Divers find artifacts from 1854 shipwreck in Northwest Passage
From Alaska Dispatch
A musket and other artifacts from HMS Investigator, the ship abandoned in the Canadian Arctic in 1854 during the hunt for Sir John Franklin's lost expedition, have been recovered by divers. The ship is credited with discovering the Northwest Passage.
Shoes, a musket, a copper sheet, and parts of the ship's rigging were among the items brought up over nine days this July from the wreck discovered last summer in Mercy Bay, off Banks Island in the Northwest Territories, in Canada's North. Divers were lucky enough to find the usually ice-covered bay largely open water during the expedition.
Archeologists photographed and mapped the ship using sonar and video to determine its state of preservation.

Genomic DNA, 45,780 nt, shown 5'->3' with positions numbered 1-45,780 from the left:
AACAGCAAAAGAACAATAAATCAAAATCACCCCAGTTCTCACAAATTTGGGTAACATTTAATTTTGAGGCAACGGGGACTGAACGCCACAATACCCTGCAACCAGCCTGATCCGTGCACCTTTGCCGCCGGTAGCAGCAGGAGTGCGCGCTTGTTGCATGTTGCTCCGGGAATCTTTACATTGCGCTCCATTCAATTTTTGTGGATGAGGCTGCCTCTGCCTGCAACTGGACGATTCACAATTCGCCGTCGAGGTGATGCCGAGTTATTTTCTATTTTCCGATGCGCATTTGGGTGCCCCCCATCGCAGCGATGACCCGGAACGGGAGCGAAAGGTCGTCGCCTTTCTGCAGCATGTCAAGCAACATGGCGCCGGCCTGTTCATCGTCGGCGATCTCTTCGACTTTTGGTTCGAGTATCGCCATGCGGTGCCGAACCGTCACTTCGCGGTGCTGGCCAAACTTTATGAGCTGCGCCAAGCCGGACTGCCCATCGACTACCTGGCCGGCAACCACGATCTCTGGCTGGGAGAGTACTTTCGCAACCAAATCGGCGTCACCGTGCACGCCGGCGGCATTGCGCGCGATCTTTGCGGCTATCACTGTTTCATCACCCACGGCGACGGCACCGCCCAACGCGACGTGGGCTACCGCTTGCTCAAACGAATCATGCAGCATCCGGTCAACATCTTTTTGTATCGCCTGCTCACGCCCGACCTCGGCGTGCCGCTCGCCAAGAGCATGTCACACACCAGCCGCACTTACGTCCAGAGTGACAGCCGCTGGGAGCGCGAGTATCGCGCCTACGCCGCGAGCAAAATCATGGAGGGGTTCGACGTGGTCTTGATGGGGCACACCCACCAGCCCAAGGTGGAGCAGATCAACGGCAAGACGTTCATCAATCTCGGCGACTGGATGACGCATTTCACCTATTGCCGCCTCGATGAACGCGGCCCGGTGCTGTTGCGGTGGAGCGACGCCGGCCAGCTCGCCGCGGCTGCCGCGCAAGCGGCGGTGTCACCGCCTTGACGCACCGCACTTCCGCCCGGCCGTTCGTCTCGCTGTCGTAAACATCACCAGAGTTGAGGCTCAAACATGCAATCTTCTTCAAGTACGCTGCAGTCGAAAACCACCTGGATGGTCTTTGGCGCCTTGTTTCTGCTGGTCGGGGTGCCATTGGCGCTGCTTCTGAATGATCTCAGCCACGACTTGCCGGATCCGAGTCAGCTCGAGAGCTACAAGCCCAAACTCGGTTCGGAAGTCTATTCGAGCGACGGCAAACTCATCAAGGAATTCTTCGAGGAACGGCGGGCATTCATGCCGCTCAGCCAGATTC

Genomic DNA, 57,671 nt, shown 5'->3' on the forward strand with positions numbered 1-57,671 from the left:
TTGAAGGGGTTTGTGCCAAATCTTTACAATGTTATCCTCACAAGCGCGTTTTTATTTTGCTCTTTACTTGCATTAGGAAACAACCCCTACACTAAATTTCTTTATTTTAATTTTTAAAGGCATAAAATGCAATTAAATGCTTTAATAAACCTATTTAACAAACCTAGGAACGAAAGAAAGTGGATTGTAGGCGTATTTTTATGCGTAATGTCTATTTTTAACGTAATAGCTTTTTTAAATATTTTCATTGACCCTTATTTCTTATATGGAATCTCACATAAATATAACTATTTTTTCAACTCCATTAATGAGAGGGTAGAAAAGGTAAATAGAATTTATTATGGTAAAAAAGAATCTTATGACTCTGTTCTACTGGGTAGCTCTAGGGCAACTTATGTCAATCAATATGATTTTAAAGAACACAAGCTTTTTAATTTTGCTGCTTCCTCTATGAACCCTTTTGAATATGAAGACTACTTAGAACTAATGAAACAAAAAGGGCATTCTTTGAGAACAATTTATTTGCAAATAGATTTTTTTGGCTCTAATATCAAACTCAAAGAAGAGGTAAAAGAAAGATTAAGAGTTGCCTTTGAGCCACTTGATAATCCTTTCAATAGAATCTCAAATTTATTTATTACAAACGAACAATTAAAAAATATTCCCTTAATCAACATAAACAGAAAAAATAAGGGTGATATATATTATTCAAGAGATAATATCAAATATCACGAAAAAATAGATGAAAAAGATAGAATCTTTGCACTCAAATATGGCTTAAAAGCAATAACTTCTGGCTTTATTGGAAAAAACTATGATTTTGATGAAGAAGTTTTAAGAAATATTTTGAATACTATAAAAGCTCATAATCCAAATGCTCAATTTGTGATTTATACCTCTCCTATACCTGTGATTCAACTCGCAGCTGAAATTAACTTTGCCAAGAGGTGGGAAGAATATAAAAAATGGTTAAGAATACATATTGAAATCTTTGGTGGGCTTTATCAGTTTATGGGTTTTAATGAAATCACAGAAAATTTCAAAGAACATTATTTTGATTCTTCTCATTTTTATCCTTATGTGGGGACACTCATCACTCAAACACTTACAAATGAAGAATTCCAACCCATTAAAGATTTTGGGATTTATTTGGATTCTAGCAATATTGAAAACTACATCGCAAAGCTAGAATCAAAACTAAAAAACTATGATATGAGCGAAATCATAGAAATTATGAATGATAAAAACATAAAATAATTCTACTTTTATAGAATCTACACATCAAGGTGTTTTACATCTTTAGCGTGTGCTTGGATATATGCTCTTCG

"Although the hull is basically survived up to the main deck, the main deck is a litter of timbers," Bernier said at a news conference.
The ship continues to be damaged by ice, he said, but there was a lot of sediment within the interior of the ship.
"This is basically the best conditions to preserve artifacts," he added.
The buried artifacts were left untouched, but about 16 lying outside and on the deck were recovered because they were exposed, and researchers feared they could become damaged before an expedition could return to the site.
Bernier said the most exciting was the copper sheeting, which protected the ship's hull from marine organisms. That's because the copper can be chemically tested and compared to copper found at other sites to figure out whether those pieces originally came from HMS Investigator, or compared to the copper on other ships.